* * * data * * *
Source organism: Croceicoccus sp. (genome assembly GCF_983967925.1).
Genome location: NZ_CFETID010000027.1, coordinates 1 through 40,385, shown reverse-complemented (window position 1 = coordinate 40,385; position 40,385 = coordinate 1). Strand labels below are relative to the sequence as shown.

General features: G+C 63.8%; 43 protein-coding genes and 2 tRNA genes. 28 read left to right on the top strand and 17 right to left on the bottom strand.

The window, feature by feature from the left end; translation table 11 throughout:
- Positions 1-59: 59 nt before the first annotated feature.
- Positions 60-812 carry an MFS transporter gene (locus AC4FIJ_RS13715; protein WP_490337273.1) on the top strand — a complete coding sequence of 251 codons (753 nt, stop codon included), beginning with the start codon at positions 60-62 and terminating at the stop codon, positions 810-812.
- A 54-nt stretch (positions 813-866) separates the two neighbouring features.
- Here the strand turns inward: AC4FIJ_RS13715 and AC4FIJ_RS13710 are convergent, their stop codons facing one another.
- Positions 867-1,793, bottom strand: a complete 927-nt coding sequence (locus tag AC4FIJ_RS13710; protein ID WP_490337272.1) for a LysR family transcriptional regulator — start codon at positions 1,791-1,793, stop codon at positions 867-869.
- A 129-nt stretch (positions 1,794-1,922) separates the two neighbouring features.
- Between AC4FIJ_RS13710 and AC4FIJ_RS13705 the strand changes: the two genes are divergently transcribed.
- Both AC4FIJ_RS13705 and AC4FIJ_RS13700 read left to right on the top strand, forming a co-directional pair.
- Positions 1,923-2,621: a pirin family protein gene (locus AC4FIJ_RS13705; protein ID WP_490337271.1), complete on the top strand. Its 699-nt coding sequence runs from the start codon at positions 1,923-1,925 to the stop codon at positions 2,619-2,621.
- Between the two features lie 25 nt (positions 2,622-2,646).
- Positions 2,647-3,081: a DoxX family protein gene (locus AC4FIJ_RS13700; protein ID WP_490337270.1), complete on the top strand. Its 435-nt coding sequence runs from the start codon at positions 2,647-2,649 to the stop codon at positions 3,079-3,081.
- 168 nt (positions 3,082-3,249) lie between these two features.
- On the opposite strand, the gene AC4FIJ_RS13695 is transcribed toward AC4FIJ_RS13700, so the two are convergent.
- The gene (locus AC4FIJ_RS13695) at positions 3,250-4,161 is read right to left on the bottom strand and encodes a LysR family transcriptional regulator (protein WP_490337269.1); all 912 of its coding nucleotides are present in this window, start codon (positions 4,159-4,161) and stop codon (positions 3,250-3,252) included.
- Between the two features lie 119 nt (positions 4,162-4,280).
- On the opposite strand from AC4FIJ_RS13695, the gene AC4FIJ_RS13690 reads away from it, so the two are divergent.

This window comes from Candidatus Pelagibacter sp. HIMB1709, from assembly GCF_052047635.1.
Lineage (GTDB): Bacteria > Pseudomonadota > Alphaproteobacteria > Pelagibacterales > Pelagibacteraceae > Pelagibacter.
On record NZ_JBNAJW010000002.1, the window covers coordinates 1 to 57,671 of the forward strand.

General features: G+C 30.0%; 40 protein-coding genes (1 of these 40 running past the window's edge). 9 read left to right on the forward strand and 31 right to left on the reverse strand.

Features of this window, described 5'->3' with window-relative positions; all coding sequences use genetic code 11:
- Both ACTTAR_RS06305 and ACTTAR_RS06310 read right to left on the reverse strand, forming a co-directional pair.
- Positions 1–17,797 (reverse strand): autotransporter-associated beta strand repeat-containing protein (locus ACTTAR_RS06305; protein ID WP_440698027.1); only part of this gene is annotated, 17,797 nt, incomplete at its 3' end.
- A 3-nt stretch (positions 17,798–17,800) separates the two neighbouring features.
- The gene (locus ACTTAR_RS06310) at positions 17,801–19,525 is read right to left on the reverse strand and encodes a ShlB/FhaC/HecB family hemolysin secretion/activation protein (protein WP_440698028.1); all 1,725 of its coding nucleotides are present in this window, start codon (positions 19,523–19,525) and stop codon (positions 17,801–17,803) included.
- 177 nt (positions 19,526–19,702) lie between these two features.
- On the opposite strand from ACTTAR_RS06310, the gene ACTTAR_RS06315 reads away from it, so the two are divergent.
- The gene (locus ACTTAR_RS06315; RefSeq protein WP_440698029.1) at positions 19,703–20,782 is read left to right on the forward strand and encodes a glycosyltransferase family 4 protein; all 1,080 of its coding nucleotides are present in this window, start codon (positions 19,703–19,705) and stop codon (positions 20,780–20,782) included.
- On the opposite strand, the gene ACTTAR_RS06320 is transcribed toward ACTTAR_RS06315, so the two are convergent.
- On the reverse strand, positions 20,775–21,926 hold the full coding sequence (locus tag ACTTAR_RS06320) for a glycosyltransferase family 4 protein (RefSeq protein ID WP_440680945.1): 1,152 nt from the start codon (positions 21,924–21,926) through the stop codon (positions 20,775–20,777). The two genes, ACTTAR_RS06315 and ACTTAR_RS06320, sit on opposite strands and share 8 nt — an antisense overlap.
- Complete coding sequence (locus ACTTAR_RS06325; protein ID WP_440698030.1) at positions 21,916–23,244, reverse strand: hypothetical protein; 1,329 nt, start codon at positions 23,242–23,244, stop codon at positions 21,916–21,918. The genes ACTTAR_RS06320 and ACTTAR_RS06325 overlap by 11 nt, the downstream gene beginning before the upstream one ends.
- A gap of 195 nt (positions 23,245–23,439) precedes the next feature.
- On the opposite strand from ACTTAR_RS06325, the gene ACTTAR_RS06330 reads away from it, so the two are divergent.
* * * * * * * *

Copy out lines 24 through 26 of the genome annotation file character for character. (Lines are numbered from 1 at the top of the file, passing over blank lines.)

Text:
General features: G+C 30.0%; 40 protein-coding genes (1 of these 40 running past the window's edge). 9 read left to right on the forward strand and 31 right to left on the reverse strand.

Features of this window, described 5'->3' with window-relative positions; all coding sequences use genetic code 11:
- Both ACTTAR_RS06305 and ACTTAR_RS06310 read right to left on the reverse strand, forming a co-directional pair.